Archive for the ‘launch’ Tag

When should you launch your Product?

There is always a lot of debate on when should a startup launch their product. Should it be launched after it has been made perfect with all the features added and it is fully tested with all bugs removed ? or, should it be launched as soon as you have something working which customers can start using (there  might be still many features missing and the product might have lots of bugs).

I believe that it is best to launch as early as possible because it lets you test your product and your assumptions quickly. This will enable you to know whether customers really need your product or not before you spent more time on improving it. If the customers are not using your product then you get an early signal to either shift to a new product or rethink on the product strategy.

Here is what some industry people say about product launch:

  • Sunil Bharti Mittal: In his interview with Wharton, he said:

    Our theory was: If you’re caught between speed and perfection, always choose speed, and perfection will follow. You never wait for perfect positioning, because in business you don’t have the time; especially if you’re small, you can’t do it.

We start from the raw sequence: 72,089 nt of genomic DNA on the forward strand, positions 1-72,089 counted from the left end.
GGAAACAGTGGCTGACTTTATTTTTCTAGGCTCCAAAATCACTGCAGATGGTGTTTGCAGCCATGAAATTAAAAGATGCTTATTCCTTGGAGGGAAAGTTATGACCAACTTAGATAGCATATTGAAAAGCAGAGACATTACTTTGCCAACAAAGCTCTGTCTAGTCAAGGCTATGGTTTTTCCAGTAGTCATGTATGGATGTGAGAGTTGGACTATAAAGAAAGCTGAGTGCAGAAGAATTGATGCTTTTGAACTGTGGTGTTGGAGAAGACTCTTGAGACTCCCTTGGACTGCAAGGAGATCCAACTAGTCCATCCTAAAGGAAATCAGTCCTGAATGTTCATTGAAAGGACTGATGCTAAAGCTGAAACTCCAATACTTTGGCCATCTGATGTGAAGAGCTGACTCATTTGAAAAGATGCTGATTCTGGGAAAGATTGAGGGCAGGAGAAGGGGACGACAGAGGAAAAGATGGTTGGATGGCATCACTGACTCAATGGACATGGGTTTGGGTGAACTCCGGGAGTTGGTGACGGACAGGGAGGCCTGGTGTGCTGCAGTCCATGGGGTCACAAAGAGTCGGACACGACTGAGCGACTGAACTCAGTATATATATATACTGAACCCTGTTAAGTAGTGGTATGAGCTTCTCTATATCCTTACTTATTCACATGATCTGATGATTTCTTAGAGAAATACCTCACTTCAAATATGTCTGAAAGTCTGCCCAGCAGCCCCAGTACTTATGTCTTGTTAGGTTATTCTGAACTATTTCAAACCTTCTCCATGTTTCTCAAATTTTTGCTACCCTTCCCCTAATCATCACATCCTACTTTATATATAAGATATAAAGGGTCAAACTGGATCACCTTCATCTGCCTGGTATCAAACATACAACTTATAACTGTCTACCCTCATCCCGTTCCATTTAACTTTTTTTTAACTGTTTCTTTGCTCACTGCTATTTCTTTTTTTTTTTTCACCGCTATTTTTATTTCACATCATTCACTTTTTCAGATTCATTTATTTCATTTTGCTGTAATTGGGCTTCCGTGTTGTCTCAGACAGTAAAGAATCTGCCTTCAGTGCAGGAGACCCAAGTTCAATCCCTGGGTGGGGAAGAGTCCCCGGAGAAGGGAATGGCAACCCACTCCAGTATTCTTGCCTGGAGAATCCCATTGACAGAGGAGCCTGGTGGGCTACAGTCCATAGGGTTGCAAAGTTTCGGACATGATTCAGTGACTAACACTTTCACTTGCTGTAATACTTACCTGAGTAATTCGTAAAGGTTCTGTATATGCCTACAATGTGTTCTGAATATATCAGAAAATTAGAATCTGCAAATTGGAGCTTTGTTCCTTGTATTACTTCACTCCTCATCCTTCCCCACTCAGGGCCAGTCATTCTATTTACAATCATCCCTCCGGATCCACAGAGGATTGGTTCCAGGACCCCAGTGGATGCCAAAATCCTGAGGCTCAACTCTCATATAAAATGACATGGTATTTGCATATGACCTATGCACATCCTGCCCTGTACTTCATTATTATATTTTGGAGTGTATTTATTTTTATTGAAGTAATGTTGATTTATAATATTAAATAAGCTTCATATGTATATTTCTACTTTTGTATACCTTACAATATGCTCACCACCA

And the large companies took their own time. They were months behind us, and that made us pick up a market niche for ourselves, which in turn made us big.

  • Guy Kawasaki: Don’t worry, be crappy:

    Don’t worry, be crappy. An innovator doesn’t worry about shipping an innovative product with elements of crappiness if it’s truly innovative. The first permutation of a innovation is seldom perfect–Macintosh, for example, didn’t have software (thanks to me), a hard disk (it wouldn’t matter with no software anyway), slots, and color. If a company waits–for example, the engineers convince management to add more features–until everything is perfect, it will never ship, and the market will pass it by.

  • Dharmesh Shah: In his latest talk at “Business of Software”, he said:

    if you are not embarrassed by your first product launch then you are too late to launch it.

Stack Overflow Launches: Q&A for Programmers

Joel and Jeff Atwood have finally launched the Q&A website with digg-style voting for Programmers called Stack Overflow. Hopefully it will save time for the programmers while searching for some problems, but it will take some time before enough knowledge-base gets built in.

Every question in Stack Overflow is like the Wikipedia article for some extremely narrow, specific programming question. How do I enlarge a fizzbar without overwriting the user’s snibbit? This question should only appear once in the site. Duplicates should be cleaned up quickly and redirected to the original question.

Some people propose answers. Others vote on those answers. If you see the right answer, vote it up. If an answer is obviously wrong (or inferior in some way), you vote it down. Very quickly, the best answers bubble to the top. The person who asked the question in the first place also has the ability to designate one answer as the “accepted” answer, but this isn’t required. The accepted answer floats above all the other answers.

Already, it’s better than other Q&A sites, because you don’t have to read through a lot of discussion to find the right answer, if it’s in there somewhere.